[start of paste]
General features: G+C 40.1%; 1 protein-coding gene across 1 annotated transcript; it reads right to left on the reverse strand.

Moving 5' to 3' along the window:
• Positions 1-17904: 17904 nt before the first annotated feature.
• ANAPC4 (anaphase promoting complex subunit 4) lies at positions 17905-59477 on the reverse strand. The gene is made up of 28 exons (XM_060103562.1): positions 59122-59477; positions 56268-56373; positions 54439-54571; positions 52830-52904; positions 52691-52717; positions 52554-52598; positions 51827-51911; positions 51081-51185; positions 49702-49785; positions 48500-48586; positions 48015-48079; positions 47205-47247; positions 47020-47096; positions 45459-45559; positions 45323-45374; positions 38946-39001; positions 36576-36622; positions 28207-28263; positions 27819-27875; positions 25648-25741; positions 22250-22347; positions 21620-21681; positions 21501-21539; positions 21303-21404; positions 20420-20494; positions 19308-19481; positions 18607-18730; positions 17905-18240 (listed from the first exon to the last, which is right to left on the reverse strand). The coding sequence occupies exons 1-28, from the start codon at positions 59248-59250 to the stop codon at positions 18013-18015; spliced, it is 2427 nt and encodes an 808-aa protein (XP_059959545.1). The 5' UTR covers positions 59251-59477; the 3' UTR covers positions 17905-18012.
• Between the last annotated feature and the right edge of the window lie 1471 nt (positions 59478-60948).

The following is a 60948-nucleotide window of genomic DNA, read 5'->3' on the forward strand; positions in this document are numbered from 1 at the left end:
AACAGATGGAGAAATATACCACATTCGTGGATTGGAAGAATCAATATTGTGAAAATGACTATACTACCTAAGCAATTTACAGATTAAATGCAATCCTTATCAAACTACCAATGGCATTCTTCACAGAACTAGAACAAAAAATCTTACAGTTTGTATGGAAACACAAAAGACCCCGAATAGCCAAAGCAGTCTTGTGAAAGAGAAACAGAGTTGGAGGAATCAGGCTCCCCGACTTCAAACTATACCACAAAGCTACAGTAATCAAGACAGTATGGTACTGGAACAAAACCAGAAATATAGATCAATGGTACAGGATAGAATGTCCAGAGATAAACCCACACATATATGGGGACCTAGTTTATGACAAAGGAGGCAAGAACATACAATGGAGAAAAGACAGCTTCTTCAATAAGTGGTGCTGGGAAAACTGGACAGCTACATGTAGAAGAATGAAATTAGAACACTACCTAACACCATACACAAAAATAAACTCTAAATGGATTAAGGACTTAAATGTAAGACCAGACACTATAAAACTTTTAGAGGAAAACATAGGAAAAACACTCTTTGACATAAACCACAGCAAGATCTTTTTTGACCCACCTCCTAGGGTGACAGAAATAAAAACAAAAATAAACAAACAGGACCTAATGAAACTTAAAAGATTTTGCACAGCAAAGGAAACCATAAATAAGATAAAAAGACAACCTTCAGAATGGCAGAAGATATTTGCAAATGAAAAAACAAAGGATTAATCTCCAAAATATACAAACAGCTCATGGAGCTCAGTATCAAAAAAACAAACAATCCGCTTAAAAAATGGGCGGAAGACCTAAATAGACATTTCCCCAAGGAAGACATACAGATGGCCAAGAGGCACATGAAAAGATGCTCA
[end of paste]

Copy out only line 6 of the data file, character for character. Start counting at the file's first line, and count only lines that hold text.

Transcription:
The following is a 60948-nucleotide window of genomic DNA, read 5'->3' on the forward strand; positions in this document are numbered from 1 at the left end: